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Tuesday, September 13, 2011

In Which Popular Culture Makes Me Neurotic

I drafted this post eons ago. Well, *months* ago. And then I forgot about it. I was reminded of it as I walked down the stairs this morning without a death-grip on the handrail, and dusted it off. It's still relevant, I think. ;) Here's a little peek into the inner workings of my overthinking...a few of the ways in which media has shaped me into the mildly crazy person I am today. Such as...

I don't think I've watched this movie in its entirety since I was about 9 years old. I know everyone's (or at least us womenfolk) expected to luuuuuuurve it, but it's just never really grabbed me the way it's apparently supposed to have. At any rate, one image has stuck with me throughout my life, and as a result...every time I am pregnant, I become hypervigilant about using the handrail on staircases. Yes, I have this breath-quickening phobia of falling down the stairs and losing the baby. All because of Scarlett Freaking O'Hara.

I've done a lot of pondering on parental guilt and it's a complicated beast...born of our own pasts (both personal and cultural) and fears and more. Every time my kids want me to play with them and I refuse because I have grown-up obligations to take care of and sometimes it really is more important for me to spend my time preparing a meal than pushing around Thomas characters...well, I feel guilty. Whether I cave and play, or stand firm and do grown-up chores, this little voice in the back of my mind whispers things like, "They'll only be this young for a short time" and "what will you regret more in the future: time lost with them, or a dirty house?".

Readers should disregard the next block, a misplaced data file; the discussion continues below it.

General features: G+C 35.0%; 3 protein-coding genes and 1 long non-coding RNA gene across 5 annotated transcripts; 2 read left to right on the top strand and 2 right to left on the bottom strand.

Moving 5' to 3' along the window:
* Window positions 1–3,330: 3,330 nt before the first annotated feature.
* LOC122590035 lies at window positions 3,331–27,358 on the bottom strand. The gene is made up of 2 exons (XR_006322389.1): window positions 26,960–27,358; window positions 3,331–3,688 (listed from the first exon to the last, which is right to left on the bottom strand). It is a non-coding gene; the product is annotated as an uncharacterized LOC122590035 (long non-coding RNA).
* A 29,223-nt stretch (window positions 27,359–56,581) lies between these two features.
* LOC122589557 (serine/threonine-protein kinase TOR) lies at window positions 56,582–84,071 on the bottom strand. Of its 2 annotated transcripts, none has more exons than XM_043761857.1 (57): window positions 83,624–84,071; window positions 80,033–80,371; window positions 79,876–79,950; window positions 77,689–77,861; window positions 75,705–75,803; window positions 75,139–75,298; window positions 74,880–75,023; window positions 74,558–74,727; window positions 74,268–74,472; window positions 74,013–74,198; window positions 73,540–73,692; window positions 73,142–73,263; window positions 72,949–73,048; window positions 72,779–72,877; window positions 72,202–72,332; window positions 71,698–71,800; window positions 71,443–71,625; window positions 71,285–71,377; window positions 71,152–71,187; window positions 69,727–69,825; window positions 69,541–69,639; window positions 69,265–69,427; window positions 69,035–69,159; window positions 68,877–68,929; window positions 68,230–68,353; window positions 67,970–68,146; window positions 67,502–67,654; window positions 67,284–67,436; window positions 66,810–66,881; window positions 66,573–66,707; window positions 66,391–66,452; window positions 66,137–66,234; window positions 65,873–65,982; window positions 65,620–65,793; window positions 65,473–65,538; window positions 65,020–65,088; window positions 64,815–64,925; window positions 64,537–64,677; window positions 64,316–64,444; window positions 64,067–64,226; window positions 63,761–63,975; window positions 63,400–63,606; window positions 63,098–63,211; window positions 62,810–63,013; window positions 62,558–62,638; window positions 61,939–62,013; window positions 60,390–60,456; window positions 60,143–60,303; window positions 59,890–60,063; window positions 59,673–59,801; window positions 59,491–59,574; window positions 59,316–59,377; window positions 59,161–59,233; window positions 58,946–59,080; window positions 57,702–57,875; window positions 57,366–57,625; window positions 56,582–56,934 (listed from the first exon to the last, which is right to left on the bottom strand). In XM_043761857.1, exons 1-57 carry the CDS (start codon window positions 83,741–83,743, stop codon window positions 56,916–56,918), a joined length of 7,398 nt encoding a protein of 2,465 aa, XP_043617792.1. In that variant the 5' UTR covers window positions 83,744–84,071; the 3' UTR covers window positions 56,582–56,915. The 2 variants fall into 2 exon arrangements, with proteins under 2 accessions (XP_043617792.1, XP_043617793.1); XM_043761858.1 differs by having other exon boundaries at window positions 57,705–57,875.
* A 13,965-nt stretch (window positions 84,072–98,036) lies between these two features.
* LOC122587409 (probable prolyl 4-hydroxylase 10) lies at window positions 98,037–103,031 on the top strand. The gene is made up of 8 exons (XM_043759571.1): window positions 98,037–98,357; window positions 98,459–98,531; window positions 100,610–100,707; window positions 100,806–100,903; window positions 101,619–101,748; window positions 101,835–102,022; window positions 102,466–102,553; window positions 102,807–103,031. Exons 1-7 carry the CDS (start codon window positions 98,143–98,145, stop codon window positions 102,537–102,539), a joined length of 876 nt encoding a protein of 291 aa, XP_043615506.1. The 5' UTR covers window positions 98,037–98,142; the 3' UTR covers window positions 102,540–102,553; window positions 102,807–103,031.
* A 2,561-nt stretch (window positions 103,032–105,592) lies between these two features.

Maybe mothers have always fought this battle, but it seems that modern mothers are far more likely to cave to the playmate role more frequently than our predecessors in previous generations. I think a big part of this is the song that was drilled into my psyche in my formative years (and then reinforced with a cover version right around my advent into adulthood, just in case the message hadn't gotten through). Thanks, Harry Chapin. And Ugly Kid Joe. My battle for emotional balance is SO much harder because of this song.

This little gem screwed me up twice. It's a touching story of the power of love and loyalty. It's also creepy as hell. Seriously, re-read it as an adult...its harsh "way of the world" sensibilities are a bit horrifying. Devote your entire self to another and get rewarded with casual derision and a firey death!

Ahem. Anyway. The story of the sensitive little toy did two things to me. First, as a child, I was neurotically conscious of my stuffed toys and their presumed feelings. Although I secretly felt drawn to favorites, I carefully cycled which toy I slept with every night, lest the others feel jealous or unloved. The fact that I remember this speaks to just how long this process continued.

Now I am all growed up, I suspect that part of my difficulty in purging clutter comes from the lessons taught in this book. No, I don't think that the ratty old teddy bear has feelings. But when I look at items that have outlived their usefulness in our lives, I often have trouble parting with them because of the memory of a time when they were useful, and loved. I get nostalgic for the memory and cannot easily draw a distinction between the memory and the thing. As a result, I have a great number of things in our living and storage areas that really should have been jettisoned long ago.

So there you have it. Apparently I take in just a little bit more than I need to from entertainment.

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